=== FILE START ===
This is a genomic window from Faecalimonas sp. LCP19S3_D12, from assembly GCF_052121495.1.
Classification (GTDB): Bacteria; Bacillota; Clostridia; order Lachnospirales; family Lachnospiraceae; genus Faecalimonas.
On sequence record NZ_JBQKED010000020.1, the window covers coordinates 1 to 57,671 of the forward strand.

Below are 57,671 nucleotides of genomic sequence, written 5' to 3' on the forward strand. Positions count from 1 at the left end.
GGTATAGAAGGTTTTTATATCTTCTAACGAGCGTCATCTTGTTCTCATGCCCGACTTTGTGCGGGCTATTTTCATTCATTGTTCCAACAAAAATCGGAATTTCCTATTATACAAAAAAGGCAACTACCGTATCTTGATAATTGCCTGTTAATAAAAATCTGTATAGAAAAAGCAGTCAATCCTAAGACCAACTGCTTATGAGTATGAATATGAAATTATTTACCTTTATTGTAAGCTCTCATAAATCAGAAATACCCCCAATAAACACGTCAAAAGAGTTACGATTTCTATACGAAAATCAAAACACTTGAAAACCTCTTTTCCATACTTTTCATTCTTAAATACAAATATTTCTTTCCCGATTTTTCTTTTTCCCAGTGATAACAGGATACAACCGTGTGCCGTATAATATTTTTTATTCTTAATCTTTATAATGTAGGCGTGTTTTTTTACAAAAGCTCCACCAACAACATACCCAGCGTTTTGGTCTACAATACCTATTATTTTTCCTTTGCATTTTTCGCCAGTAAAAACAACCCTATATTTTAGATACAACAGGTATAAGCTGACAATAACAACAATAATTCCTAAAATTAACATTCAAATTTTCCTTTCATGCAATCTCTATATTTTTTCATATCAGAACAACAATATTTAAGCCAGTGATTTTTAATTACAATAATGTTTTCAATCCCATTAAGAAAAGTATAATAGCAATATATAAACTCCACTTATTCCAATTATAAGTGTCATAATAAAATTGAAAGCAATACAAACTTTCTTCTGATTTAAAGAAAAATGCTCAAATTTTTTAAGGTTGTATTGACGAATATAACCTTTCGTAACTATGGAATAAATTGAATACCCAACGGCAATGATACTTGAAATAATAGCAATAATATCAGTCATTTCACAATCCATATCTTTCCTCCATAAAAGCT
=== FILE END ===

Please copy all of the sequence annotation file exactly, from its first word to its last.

This is a genomic window from Faecalimonas sp. LCP19S3_D12, from assembly GCF_052121495.1.
Classification (GTDB): Bacteria; Bacillota; Clostridia; order Lachnospirales; family Lachnospiraceae; genus Faecalimonas.
On sequence record NZ_JBQKED010000020.1, the window covers coordinates 1 to 57,671 of the forward strand.

Below are 57,671 nucleotides of genomic sequence, written 5' to 3' on the forward strand. Positions count from 1 at the left end.
GGTATAGAAGGTTTTTATATCTTCTAACGAGCGTCATCTTGTTCTCATGCCCGACTTTGTGCGGGCTATTTTCATTCATTGTTCCAACAAAAATCGGAATTTCCTATTATACAAAAAAGGCAACTACCGTATCTTGATAATTGCCTGTTAATAAAAATCTGTATAGAAAAAGCAGTCAATCCTAAGACCAACTGCTTATGAGTATGAATATGAAATTATTTACCTTTATTGTAAGCTCTCATAAATCAGAAATACCCCCAATAAACACGTCAAAAGAGTTACGATTTCTATACGAAAATCAAAACACTTGAAAACCTCTTTTCCATACTTTTCATTCTTAAATACAAATATTTCTTTCCCGATTTTTCTTTTTCCCAGTGATAACAGGATACAACCGTGTGCCGTATAATATTTTTTATTCTTAATCTTTATAATGTAGGCGTGTTTTTTTACAAAAGCTCCACCAACAACATACCCAGCGTTTTGGTCTACAATACCTATTATTTTTCCTTTGCATTTTTCGCCAGTAAAAACAACCCTATATTTTAGATACAACAGGTATAAGCTGACAATAACAACAATAATTCCTAAAATTAACATTCAAATTTTCCTTTCATGCAATCTCTATATTTTTTCATATCAGAACAACAATATTTAAGCCAGTGATTTTTAATTACAATAATGTTTTCAATCCCATTAAGAAAAGTATAATAGCAATATATAAACTCCACTTATTCCAATTATAAGTGTCATAATAAAATTGAAAGCAATACAAACTTTCTTCTGATTTAAAGAAAAATGCTCAAATTTTTTAAGGTTGTATTGACGAATATAACCTTTCGTAACTATGGAATAAATTGAATACCCAACGGCAATGATACTTGAAATAATAGCAATAATATCAGTCATTTCACAATCCATATCTTTCCTCCATAAAAGCT